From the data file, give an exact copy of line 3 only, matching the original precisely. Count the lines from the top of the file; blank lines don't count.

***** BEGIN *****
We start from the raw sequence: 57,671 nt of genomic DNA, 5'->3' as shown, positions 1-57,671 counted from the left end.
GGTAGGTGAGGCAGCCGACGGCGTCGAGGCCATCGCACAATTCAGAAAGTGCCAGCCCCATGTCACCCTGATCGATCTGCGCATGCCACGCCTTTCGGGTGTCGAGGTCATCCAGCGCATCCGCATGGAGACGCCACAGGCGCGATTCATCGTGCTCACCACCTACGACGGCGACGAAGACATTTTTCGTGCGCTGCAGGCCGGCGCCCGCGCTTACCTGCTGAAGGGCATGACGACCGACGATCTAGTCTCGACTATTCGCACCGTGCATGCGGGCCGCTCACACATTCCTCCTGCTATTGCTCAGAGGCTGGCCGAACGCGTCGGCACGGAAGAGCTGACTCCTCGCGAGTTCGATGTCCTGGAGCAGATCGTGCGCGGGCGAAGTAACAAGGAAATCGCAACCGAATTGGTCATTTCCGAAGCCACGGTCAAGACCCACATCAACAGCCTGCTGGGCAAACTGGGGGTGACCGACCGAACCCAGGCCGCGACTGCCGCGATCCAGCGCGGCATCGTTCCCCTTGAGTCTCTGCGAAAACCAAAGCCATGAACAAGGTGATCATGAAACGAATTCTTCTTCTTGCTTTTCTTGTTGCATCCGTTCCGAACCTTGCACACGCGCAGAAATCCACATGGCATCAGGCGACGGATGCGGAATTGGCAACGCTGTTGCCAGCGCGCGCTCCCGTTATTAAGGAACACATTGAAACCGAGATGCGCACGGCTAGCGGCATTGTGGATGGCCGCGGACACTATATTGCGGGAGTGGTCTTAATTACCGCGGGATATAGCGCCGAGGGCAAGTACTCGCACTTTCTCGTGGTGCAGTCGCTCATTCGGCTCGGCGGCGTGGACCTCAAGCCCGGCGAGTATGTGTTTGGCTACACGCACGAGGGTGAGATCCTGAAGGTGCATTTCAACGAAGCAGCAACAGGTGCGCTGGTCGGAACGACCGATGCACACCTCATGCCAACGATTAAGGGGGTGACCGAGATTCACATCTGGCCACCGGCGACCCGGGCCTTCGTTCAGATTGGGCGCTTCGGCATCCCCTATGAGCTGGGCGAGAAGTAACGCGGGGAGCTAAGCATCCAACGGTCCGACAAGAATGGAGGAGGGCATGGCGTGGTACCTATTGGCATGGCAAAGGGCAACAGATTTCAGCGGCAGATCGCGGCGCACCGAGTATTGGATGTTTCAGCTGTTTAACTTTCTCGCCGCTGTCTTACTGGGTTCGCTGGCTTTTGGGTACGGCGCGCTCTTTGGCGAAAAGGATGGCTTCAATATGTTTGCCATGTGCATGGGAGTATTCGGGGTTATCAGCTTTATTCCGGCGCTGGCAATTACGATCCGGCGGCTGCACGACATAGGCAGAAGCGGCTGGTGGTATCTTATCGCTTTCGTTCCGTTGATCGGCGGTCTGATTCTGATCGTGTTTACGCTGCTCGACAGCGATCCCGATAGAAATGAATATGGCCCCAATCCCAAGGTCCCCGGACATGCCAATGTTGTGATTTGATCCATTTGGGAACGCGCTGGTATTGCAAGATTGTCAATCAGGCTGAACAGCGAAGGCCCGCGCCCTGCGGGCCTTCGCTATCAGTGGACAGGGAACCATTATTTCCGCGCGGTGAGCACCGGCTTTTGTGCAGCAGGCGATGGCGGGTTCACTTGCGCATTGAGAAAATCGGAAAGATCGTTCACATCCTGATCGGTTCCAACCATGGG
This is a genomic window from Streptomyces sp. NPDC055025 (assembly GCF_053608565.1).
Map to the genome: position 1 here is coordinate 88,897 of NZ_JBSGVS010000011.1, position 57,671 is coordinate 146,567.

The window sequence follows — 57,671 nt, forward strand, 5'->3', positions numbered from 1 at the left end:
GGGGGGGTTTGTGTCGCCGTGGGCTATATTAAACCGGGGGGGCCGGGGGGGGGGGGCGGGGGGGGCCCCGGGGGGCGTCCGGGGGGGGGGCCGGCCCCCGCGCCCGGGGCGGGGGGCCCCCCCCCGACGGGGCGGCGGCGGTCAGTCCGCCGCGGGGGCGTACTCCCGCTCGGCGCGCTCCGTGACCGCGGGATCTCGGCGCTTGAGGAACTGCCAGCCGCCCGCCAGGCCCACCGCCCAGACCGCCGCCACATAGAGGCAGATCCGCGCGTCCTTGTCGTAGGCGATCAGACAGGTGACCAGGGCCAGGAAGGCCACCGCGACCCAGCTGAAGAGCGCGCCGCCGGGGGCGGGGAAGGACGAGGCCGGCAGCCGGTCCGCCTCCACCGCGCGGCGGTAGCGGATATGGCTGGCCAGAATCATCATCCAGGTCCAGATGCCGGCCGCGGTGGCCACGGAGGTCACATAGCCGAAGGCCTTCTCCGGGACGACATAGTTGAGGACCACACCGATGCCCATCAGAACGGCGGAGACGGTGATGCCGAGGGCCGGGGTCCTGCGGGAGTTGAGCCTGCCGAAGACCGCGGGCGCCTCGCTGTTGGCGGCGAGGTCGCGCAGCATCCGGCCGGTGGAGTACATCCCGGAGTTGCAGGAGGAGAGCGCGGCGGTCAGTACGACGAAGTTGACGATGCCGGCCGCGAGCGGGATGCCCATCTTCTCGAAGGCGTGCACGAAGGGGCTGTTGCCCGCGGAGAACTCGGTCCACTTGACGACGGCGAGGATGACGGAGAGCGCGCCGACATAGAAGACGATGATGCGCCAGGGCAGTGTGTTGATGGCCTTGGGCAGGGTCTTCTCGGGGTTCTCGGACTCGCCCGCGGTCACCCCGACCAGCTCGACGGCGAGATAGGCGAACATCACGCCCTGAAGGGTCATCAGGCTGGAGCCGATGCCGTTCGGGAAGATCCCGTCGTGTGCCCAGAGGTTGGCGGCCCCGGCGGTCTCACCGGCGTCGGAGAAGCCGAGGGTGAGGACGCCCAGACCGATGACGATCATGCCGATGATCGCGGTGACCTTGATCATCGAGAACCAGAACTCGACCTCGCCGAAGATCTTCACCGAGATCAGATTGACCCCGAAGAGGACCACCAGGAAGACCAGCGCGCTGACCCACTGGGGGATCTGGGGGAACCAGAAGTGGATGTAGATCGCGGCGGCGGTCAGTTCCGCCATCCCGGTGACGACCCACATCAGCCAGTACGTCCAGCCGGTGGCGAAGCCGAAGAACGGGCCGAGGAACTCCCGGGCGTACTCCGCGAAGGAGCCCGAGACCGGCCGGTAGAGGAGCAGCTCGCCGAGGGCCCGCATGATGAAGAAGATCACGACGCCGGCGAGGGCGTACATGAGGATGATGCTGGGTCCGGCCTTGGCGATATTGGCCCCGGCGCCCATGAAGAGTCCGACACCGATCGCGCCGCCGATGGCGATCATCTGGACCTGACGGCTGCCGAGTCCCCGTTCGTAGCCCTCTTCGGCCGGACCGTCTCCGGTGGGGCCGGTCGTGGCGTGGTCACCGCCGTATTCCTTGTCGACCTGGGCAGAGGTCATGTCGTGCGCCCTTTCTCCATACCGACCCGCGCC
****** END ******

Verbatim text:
This is a genomic window from Streptomyces sp. NPDC055025 (assembly GCF_053608565.1).